473 Broadway loft seller is stubborn after (somehow) missing peak
a rich history of sales, and of listings
The Manhattan loft #5E at 473 Broadway that just sold on April 28 has now been re-sold twice since having been purchased from the developer in 2002, in what appears to be a smooth sequence of increasing values:
- March 1, 2002 $1.6mm
- April 25, 2005 $2.1mm
- April 28, 2011 $2.85mm
There are two things that you don’t see in that simple list of deed dates and clearing prices:
- the last seller was extraordinarily patient, having held at the $2.95mm asking price from May 28, 2010 until finally signing a contract at that small discount (3.4%) probably at least 8 months later; and
- that last seller tried to sell into The Peak at a much higher and almost made it.
I can’t decide which of these bits of listing data is more interesting.
It must be hard to maintain a belief that your loft is appropriately priced, month after month after month with The Market saying, in effect, meh. You know, the Conventional Wisdom says a price drop is needed to get a sale done at that point. Yet the sellers remained calm (at least, publicly) by holding at $2.95mm for at least 8 months since last May.
The most interesting thing about this sequence is that that Conventional Wisdom was wrong in this case, as proven by the fact that this loft did sell for a modest discount despite holding firm at the original asking price for so long. I will just point out, but not grapple further, with the metaphysical conundrum of (a) if the loft was worth $2.85mm in February 2011 (a fact ‘proven’ by the contract), (b) why wasn’t the loft worth that same value one, three, or five months earlier (facts ‘proven’ by the lack of a contract, despite having been professionally exposed to The Market since May 28, 2010)?
what was The Peak value?
In the absence of a sale, there is no way to know what a loft is worth at any particular time, though everyone is entitled to his or her own guess. If you think that The Market is down since The Peak about 15%, you could work backwards from the $2.85mm April 2011 clearing price to imply a Peak value for #5E of about $3.35mm.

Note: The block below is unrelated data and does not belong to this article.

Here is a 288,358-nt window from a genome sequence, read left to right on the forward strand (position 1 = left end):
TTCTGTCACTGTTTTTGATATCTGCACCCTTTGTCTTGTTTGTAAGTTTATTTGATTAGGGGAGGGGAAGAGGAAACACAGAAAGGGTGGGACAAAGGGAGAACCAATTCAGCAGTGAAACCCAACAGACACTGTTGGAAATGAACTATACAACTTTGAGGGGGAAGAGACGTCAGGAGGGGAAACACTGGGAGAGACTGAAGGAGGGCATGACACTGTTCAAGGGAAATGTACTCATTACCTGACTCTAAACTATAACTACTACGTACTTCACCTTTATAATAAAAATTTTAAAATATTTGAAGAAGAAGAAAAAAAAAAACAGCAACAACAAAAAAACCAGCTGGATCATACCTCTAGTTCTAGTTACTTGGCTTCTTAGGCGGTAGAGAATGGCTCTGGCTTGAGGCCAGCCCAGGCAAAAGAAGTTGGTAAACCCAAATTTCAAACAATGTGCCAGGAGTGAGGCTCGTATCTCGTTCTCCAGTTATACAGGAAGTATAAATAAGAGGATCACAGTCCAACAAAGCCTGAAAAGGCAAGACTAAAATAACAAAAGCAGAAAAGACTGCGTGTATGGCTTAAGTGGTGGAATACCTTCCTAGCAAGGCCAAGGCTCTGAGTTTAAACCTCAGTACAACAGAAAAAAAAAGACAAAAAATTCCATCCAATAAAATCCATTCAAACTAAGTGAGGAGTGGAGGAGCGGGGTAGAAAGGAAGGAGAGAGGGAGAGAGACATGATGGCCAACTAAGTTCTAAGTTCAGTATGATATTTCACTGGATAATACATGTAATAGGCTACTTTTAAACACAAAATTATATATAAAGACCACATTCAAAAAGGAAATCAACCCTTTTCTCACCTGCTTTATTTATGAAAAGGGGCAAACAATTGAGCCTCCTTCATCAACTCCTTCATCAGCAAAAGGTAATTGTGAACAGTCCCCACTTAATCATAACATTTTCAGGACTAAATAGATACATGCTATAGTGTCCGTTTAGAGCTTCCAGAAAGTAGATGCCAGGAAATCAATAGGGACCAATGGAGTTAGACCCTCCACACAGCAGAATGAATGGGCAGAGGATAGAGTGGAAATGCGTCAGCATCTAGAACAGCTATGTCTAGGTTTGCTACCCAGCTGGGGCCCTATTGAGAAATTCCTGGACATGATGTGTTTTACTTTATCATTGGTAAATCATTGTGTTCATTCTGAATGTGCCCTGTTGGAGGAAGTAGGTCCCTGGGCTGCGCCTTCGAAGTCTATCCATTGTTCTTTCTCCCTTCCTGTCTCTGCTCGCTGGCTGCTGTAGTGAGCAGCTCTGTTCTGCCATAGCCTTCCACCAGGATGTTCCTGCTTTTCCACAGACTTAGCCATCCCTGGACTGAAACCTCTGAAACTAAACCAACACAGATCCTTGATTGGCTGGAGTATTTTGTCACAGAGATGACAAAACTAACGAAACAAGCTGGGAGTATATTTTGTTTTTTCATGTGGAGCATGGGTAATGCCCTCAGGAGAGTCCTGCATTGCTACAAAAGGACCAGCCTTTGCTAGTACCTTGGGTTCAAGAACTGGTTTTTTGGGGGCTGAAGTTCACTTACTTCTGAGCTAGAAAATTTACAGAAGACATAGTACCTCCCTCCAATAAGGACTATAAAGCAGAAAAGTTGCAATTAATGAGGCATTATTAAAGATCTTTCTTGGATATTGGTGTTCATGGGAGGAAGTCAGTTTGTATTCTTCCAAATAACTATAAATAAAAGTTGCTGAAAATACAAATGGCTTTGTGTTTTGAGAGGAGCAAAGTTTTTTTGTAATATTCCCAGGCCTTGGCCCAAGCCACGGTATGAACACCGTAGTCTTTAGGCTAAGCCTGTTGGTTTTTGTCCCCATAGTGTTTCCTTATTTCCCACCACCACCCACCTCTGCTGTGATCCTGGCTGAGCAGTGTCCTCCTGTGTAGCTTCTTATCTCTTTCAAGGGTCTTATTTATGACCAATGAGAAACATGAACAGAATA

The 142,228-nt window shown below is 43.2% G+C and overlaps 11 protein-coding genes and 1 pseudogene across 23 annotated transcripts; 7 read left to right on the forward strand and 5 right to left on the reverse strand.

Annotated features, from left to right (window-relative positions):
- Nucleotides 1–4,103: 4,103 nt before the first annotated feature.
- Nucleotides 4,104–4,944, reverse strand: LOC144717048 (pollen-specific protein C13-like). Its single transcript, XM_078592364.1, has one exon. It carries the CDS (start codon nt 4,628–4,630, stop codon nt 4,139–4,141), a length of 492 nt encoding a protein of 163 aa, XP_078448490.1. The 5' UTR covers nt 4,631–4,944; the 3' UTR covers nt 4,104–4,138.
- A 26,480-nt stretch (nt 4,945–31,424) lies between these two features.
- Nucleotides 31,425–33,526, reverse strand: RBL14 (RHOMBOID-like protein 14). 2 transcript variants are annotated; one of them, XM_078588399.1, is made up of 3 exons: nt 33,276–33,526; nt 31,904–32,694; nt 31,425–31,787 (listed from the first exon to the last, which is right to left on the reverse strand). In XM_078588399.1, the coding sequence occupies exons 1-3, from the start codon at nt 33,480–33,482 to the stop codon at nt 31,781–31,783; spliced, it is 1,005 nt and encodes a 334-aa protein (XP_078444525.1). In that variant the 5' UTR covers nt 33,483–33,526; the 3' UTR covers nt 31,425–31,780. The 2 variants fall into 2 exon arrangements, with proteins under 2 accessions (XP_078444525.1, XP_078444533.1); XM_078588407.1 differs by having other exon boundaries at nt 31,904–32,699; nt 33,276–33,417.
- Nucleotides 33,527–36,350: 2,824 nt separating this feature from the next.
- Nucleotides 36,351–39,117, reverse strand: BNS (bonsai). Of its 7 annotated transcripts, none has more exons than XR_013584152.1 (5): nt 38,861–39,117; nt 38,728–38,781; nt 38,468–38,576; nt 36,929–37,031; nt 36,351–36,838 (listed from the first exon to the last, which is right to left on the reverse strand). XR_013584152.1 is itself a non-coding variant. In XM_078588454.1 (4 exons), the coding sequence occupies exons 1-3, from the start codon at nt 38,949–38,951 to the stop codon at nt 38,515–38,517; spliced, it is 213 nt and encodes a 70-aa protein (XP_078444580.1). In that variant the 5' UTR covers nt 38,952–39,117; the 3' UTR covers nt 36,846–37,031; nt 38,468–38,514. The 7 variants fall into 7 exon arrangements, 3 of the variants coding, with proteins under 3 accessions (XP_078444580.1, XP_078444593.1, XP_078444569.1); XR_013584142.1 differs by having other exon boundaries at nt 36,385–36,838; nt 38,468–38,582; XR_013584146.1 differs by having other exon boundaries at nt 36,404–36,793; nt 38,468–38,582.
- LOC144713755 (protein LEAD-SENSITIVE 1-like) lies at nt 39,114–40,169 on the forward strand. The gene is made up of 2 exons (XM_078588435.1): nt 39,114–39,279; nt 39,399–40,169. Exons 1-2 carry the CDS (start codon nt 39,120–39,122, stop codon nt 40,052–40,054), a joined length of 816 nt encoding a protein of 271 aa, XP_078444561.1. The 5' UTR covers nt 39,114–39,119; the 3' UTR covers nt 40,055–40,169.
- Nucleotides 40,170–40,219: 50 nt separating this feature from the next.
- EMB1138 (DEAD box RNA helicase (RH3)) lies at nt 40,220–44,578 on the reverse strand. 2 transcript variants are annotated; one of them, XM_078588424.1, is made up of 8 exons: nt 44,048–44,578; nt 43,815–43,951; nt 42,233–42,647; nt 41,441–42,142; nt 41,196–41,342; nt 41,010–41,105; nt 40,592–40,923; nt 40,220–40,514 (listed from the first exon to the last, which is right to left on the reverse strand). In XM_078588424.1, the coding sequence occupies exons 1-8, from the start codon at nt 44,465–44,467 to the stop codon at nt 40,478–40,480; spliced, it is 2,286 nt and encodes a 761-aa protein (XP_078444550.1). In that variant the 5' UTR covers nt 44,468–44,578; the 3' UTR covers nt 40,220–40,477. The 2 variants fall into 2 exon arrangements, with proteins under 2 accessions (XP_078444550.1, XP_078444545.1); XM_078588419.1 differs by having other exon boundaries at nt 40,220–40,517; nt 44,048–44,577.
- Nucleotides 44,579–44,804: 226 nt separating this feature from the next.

What’s the point of this exercise? To highlight that the recent sellers at $2.85mm tested The Market at (and before) The Peak, proving (you would think) that the following prices did not represent market value at the times these prices were offered:
|Sept 14, 2007||new to market||$3.75mm|
|Feb 8, 2008||contract|
|Feb 26||back on the market|
|April 14||back on the market|
|May 20||off the market|
I’d love to know what happened to that February 8, 2008 contract that quickly failed, and the contract price. It is axiomatic (an even stronger authority than Conventional Wisdom) that a contract price from a buyer who cannot close does not represent market value, that only contracts that close establish market value.
But look again at my math extrapolating backwards from the recent sale price. You’d think that the market value at The Peak should be somewhere around $3.35mm unless (a) the Peak-to-now decline was something less than 15%, or (b) the $2.85mm recent clearing price was an outlier, or (c) the fact that #5E did not sell near $3.35mm at The Peak was an outlier, or … ???
not wisdom, repeated
A data point is not The Market. Averages don’t dictate the result of a particular loft sale. Oh … and comping is hard!
© Sandy Mattingly 2011